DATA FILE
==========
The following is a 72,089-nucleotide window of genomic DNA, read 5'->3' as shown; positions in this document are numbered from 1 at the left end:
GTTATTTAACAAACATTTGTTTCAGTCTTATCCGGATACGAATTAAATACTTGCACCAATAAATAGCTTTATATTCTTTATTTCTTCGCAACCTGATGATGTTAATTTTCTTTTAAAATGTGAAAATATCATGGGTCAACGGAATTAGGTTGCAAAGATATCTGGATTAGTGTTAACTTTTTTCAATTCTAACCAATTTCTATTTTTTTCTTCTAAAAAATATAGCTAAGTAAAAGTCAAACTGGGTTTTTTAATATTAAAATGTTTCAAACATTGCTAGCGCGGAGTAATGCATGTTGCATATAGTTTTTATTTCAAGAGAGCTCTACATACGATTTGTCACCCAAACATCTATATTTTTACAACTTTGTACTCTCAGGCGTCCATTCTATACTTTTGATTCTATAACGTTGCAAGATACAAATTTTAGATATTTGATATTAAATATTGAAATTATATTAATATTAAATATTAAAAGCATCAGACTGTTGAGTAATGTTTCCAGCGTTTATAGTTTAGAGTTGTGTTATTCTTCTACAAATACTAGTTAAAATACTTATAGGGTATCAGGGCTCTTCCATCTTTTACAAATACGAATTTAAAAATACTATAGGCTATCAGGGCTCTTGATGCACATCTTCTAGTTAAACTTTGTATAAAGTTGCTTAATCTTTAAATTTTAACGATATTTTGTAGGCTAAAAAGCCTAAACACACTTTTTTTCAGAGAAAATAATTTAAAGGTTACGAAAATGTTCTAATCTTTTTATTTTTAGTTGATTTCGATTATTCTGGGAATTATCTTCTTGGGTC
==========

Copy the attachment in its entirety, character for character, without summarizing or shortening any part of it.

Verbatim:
The following is a 72,089-nucleotide window of genomic DNA, read 5'->3' as shown; positions in this document are numbered from 1 at the left end:
GTTATTTAACAAACATTTGTTTCAGTCTTATCCGGATACGAATTAAATACTTGCACCAATAAATAGCTTTATATTCTTTATTTCTTCGCAACCTGATGATGTTAATTTTCTTTTAAAATGTGAAAATATCATGGGTCAACGGAATTAGGTTGCAAAGATATCTGGATTAGTGTTAACTTTTTTCAATTCTAACCAATTTCTATTTTTTTCTTCTAAAAAATATAGCTAAGTAAAAGTCAAACTGGGTTTTTTAATATTAAAATGTTTCAAACATTGCTAGCGCGGAGTAATGCATGTTGCATATAGTTTTTATTTCAAGAGAGCTCTACATACGATTTGTCACCCAAACATCTATATTTTTACAACTTTGTACTCTCAGGCGTCCATTCTATACTTTTGATTCTATAACGTTGCAAGATACAAATTTTAGATATTTGATATTAAATATTGAAATTATATTAATATTAAATATTAAAAGCATCAGACTGTTGAGTAATGTTTCCAGCGTTTATAGTTTAGAGTTGTGTTATTCTTCTACAAATACTAGTTAAAATACTTATAGGGTATCAGGGCTCTTCCATCTTTTACAAATACGAATTTAAAAATACTATAGGCTATCAGGGCTCTTGATGCACATCTTCTAGTTAAACTTTGTATAAAGTTGCTTAATCTTTAAATTTTAACGATATTTTGTAGGCTAAAAAGCCTAAACACACTTTTTTTCAGAGAAAATAATTTAAAGGTTACGAAAATGTTCTAATCTTTTTATTTTTAGTTGATTTCGATTATTCTGGGAATTATCTTCTTGGGTC